Opinion: The collapse of 'the coming collapse of China' theory
Updated 20:33, 26-Jan-2019
John Gong

Editor's note: Dr. John Gong is a research fellow at Charhar Institute and professor at the University of International Business and Economics. The article reflects the author's opinion, and not necessarily the views of CGTN.

About 20 years ago, there was a lawyer from Los Angles by the name of Gordon Chang, who wrote a book, “The coming collapse of China.” Chang's main theme in the book is that the hidden nonperforming loans of the Chinese state-owned banks would likely bring down China's financial system and the governing regime.

The People's Bank of China headquarters in Beijing, China, January 7, 2019. /VCG Photo

The People's Bank of China headquarters in Beijing, China, January 7, 2019. /VCG Photo

He then repeatedly called the same lunatic shot in 2006, 2011, 2012, 2016 and 2017, and they were so painfully wrong that the humiliation in public has already dwarfed the credibility he still had left.

With the official 2018 GDP figure in China released just a few days ago, I guess Chang got one more shot in the arm. Aside from him, there are plenty of pundits around to carry on his baton. The business of the coming collapse of China is far from over, and is certainly not collapsing any time soon.

Many Western media outlets have called the 6.6-percent GDP growth rate the slowest growth in China in the past 20 years. And there are plenty of risks in China's financial markets, as the government economics conference official document openly admitted a few weeks ago. 

'Stop freaking out about our economy!'

That is the headline CNN ran this week about Vice President Wang Qishan's speech at the World Economic Forum, which is a resounding rebuttal to those naysayers. He said that growth remains substantial, and that it's important for China to focus on the long term.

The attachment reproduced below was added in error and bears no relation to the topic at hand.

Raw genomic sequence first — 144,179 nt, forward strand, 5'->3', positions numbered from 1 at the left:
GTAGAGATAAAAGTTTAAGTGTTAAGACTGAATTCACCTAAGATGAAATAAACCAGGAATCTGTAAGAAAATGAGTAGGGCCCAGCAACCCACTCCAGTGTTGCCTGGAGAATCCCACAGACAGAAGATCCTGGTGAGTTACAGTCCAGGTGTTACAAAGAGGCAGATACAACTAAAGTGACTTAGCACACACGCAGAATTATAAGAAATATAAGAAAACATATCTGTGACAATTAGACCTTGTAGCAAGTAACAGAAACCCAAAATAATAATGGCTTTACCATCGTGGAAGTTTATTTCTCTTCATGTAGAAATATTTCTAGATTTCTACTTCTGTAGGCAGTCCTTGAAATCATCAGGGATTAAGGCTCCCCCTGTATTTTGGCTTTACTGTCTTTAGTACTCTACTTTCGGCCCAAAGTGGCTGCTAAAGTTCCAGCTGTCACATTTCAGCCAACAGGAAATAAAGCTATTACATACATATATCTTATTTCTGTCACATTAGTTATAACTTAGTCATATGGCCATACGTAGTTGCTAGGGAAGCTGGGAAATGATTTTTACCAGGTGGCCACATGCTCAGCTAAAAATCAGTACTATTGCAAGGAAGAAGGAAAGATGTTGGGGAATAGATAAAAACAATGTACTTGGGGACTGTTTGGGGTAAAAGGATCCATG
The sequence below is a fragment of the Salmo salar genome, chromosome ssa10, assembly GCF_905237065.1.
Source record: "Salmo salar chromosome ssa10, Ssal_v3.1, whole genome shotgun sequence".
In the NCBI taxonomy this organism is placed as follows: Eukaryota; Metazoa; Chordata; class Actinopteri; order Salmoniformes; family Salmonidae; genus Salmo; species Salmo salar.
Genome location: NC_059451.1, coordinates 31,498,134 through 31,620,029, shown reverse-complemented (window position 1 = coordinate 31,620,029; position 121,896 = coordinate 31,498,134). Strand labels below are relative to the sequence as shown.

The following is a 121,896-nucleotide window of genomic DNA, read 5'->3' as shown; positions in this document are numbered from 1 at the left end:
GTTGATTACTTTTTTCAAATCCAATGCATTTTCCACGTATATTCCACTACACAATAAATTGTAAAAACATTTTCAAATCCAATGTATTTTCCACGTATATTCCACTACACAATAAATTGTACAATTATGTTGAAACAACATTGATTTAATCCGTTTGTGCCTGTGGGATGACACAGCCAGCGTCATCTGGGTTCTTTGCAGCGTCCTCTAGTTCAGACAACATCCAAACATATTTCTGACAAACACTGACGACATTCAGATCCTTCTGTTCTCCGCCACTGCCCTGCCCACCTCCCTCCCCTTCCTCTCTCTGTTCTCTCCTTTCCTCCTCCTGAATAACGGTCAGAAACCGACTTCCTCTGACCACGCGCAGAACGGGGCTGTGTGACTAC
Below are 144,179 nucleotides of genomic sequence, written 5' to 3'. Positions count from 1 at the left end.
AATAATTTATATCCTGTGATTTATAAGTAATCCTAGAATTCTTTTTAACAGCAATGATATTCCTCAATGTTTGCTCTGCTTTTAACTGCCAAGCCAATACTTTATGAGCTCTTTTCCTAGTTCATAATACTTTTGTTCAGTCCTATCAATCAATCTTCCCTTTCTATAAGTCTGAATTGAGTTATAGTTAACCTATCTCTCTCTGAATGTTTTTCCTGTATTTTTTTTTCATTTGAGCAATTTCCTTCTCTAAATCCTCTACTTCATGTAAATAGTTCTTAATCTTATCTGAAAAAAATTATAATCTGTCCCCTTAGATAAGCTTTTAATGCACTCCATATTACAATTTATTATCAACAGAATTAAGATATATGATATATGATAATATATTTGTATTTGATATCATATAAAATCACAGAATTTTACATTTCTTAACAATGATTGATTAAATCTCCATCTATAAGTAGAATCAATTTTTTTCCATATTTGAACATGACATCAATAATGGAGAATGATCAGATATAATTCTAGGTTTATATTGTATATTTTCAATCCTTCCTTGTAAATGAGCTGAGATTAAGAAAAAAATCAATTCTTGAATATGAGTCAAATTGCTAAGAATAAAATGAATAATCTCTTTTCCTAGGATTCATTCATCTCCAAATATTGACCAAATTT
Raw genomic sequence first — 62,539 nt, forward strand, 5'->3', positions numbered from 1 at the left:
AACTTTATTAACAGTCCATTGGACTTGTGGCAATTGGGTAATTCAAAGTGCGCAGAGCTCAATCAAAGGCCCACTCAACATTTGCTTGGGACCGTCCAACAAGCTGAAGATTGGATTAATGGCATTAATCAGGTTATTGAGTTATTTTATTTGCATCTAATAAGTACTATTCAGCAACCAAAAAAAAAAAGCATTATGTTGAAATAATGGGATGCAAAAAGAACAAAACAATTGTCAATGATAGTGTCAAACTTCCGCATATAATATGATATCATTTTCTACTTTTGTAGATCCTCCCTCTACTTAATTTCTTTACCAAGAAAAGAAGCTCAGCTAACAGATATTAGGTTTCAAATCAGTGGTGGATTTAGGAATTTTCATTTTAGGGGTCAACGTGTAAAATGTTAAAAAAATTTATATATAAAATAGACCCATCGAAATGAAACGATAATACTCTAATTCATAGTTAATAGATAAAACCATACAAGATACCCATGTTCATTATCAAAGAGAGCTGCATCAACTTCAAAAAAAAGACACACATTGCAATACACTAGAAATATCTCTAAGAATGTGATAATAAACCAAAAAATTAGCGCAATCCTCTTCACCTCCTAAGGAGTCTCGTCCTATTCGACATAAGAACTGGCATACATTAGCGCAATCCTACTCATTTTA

Let me further put things into perspective. A 6.6-percent growth rate in 2018 makes China the 12th fastest economy in the world, only after India and Vietnam, if excluding the rest of the world's minor economies. China's economic size this year stands at about 13 trillion U.S. dollars, making it the second largest economy in the world in nominal terms, and the largest economy in terms of purchasing power parity.

VCG Photo‍

VCG Photo‍

At 6.6-percent growth, China essentially created a new economy the size of the Netherlands last year, which is the world's 17th largest economy. And to defy the naysayers' dubious wishes, let's suppose we are so creative and business is so great here that we can keep growing at this pace for another five years. That would be like creating another five-trillion-U.S.-dollar economy in just over five years, which is the size of Japan, the third largest economy in the world!

As we grow bigger and bigger, the old adage that the sky is the limit eventually applies. Slowed growth is simply inevitable. This is basically due to the law of diminishing returns. 

That is why economists have developed the beta-convergence theory to postulate that poor economies growing faster than rich ones will eventually they all converge to some steady state where growth is going to be very moderate, like two to three percent, currently the rate in Europe and the U.S. 

I for one believe that we are very close to the five-percent growth territory. We would be lucky to keep growing above six percent for another two more years. Within a decade, China's economy would be very much like America's developed country status where three-to-four percent growth a year is considered an exceptionally good year.

Now I do concede the economy is slowing down aside from the larger historic trend delineated above. The GDP growth figures in the last four quarters declined consecutively. But this is mostly against the backdrop of the global macro environment and the trade war imposed on China by Washington. But recession or not, China's economy is not going to slide down into a disastrous collapsing scenario purveyed by Chang and the like.

And besides not all GDP are created equal. China is now focused on quality growth, which emphasizes more on efficient, balanced, equitable, and sustainable growth in the future. Keep your fingers crossed that China and the U.S. will reach a trade agreement by March 1, and the reform and opening-up process will continue to accelerate. 

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